OPEN THROUGH APRIL 10
In the Fields of the North/En los campos del norte is a powerful photographic exhibit about the lives of migrant farm laborers, now on display at the San Joaquin County Historical Museum. Through a series of evocative photographs by David Bacon and supplemented by artifacts from the Museum’s collection, this exhibit highlights the lives of farm workers as they travel from the Mexican border north to the state of Washington, harvesting fruits and vegetables throughout the growing season. Thanks to the generous support of El Concilio and the Community Foundation of San Joaquin, this exhibit will be on display until April 10th.
In the Fields of the North/En los campos del norte sheds light on some basic questions: How much do we know about the lives of the people who feed us? Where do they live? How does it feel to do some of the hardest repetitive labor imaginable? And, what answers do farm workers themselves have to end their poverty and endless migration?
In the Fields of the North/En los campos del norte features the works of David Bacon; is produced in partnership with the California Rural Legal Assistance, the Binational Front of Indigenous Organizations, and History San José; and is touring the U.S. through Exhibit Envoy.
April 23 – May 31
The Museum is proud to partner with Lodi Unified School District and GOT Kids to present their spring 2022 Art show. Featuring art made by students in grades 9-12, this multi-medium competition has something for everyone including photography, painting, and sculpture.
The winning pieces of this year’s contest will be installed in the Helen Weber Kennedy Gallery from April 23-May 31.
To see past winners, click HERE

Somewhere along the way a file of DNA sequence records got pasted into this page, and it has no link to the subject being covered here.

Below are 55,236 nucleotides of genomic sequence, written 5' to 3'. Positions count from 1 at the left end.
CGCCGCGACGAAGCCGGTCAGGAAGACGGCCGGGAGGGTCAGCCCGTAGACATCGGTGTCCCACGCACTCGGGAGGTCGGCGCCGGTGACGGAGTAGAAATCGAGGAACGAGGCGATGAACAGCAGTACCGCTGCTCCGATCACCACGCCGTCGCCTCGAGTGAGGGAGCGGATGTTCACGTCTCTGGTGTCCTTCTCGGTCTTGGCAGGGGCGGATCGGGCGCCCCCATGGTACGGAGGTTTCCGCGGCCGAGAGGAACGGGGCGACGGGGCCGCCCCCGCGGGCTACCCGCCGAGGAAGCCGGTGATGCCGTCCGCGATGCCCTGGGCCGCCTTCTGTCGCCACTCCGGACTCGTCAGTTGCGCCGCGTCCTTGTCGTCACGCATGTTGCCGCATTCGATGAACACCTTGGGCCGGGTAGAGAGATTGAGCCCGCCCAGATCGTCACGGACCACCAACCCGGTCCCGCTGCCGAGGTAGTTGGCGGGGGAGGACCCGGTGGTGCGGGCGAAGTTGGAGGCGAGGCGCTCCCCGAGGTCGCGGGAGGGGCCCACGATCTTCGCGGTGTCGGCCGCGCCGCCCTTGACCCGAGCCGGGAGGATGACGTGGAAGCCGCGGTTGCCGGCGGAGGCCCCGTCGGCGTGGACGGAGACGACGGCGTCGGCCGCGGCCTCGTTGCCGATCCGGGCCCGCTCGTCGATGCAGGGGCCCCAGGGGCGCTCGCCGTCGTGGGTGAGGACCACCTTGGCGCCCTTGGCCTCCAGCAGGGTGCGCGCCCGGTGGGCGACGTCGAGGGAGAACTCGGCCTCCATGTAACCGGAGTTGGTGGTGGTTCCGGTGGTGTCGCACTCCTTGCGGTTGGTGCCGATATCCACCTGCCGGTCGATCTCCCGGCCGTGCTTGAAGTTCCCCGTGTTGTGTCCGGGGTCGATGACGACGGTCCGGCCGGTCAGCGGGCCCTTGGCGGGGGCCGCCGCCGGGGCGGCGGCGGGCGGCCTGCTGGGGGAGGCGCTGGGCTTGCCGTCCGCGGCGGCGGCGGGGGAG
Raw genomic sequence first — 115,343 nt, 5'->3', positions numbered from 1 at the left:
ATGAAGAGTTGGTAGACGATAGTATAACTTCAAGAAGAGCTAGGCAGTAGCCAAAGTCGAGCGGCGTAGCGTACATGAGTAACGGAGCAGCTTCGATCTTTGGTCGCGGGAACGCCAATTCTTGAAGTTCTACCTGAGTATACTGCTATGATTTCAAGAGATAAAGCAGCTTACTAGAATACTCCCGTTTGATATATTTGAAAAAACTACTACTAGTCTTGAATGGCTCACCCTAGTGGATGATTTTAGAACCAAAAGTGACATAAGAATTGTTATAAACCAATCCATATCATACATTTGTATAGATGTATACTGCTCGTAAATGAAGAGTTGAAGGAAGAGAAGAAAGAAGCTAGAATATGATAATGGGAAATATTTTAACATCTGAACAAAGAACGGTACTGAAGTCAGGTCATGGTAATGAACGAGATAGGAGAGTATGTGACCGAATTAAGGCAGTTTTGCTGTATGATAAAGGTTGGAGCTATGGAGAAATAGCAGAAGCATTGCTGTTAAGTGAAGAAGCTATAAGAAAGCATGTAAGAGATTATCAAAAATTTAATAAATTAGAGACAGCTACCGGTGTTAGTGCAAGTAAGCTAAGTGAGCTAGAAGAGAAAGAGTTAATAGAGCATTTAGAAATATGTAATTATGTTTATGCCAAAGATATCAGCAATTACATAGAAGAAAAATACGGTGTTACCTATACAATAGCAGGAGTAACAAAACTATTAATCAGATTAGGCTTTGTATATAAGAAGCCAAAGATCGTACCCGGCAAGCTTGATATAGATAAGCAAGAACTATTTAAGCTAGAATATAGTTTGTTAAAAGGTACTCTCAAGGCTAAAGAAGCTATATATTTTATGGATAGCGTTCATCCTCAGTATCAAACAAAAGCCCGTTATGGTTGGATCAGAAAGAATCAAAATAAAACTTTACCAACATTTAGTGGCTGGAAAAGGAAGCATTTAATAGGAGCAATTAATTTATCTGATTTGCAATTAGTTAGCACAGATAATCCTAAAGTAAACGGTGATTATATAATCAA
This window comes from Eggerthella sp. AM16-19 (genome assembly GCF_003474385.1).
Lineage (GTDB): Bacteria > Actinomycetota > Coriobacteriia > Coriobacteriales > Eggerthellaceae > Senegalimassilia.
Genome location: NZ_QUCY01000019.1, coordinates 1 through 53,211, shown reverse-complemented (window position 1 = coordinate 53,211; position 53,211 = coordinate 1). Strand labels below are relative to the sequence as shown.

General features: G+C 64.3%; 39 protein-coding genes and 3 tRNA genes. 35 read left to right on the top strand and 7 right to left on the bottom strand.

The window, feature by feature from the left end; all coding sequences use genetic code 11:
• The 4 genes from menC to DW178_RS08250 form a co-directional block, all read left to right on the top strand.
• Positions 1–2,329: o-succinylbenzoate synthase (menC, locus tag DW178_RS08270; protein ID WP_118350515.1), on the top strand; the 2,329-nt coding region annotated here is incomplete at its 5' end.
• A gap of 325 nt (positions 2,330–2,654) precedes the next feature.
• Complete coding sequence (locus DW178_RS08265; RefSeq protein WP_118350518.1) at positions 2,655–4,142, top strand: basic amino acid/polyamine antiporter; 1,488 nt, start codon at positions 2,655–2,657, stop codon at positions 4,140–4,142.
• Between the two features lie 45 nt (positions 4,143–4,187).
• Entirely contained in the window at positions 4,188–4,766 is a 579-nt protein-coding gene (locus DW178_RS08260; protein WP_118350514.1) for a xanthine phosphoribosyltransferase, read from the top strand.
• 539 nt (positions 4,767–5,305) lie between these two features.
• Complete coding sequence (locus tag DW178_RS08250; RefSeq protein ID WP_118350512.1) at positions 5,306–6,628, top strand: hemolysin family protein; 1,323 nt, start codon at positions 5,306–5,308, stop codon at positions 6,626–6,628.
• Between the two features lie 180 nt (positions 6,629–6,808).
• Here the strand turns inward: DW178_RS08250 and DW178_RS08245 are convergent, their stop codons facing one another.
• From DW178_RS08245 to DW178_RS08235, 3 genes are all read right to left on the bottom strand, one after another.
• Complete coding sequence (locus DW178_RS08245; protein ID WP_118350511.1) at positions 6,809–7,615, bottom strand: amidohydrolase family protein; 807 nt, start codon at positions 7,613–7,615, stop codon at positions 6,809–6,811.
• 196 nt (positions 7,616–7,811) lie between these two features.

June 11 – August 7
While many may think of tattoos as a recent trend, inked women have a long history in California. From the working-class Tattooed Ladies who performed in circus sideshows to the upper-class inked women who helped popularize the tattoo craze; visitors will discover the largely unknown history of women and tattoos through photographs, personal histories, and artifacts.
August 21 – October 16
Pollinators: Keeping Company with Flowers is an exhibit portraying the relationship between flowers and pollinators. The exhibit is based around 70-some photographs of pollinators in wild and garden settings, primarily taken by Northern California plantsman and naturalist, John Whittlesey. These images vividly portray the intriguing lives of many kinds of pollinators. While many people recognize the European honeybee as an important pollinator, Keeping Company with Flowers primarily highlights native pollinators, which play a key role in the ecology of California.
Pollinators: Keeping Company with Flowers aims to increase awareness and appreciation of the incredible beauty and diversity of pollinators in California. Of the 4,000 known bee species in the US, 1,600 occur in California. Through close-up photographs and supplemental materials, this exhibit introduces a diversity of pollinators, the various processes of pollination, the needs of pollinators, the obstacles their populations are facing, and what can and is being done to support them.